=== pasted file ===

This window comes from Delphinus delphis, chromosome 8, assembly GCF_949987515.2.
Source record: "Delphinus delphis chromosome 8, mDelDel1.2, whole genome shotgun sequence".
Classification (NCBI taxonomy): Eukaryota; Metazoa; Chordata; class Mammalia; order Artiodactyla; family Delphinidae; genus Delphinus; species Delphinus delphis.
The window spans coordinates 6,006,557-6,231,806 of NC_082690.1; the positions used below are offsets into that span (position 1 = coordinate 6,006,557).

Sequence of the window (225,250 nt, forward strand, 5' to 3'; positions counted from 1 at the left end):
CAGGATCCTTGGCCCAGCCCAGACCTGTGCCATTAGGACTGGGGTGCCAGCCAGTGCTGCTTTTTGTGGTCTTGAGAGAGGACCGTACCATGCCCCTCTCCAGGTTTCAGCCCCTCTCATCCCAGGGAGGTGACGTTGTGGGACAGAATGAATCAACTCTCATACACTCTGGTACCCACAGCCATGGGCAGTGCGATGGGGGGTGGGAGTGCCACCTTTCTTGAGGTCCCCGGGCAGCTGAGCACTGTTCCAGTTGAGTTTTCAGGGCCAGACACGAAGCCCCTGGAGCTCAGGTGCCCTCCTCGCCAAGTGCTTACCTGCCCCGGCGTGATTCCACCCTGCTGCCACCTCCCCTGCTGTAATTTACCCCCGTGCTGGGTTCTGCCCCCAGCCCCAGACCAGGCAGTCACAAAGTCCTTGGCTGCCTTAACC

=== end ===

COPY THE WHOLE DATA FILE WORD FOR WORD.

This window comes from Delphinus delphis, chromosome 8, assembly GCF_949987515.2.
Source record: "Delphinus delphis chromosome 8, mDelDel1.2, whole genome shotgun sequence".
Classification (NCBI taxonomy): Eukaryota; Metazoa; Chordata; class Mammalia; order Artiodactyla; family Delphinidae; genus Delphinus; species Delphinus delphis.
The window spans coordinates 6,006,557-6,231,806 of NC_082690.1; the positions used below are offsets into that span (position 1 = coordinate 6,006,557).

Sequence of the window (225,250 nt, forward strand, 5' to 3'; positions counted from 1 at the left end):
CAGGATCCTTGGCCCAGCCCAGACCTGTGCCATTAGGACTGGGGTGCCAGCCAGTGCTGCTTTTTGTGGTCTTGAGAGAGGACCGTACCATGCCCCTCTCCAGGTTTCAGCCCCTCTCATCCCAGGGAGGTGACGTTGTGGGACAGAATGAATCAACTCTCATACACTCTGGTACCCACAGCCATGGGCAGTGCGATGGGGGGTGGGAGTGCCACCTTTCTTGAGGTCCCCGGGCAGCTGAGCACTGTTCCAGTTGAGTTTTCAGGGCCAGACACGAAGCCCCTGGAGCTCAGGTGCCCTCCTCGCCAAGTGCTTACCTGCCCCGGCGTGATTCCACCCTGCTGCCACCTCCCCTGCTGTAATTTACCCCCGTGCTGGGTTCTGCCCCCAGCCCCAGACCAGGCAGTCACAAAGTCCTTGGCTGCCTTAACC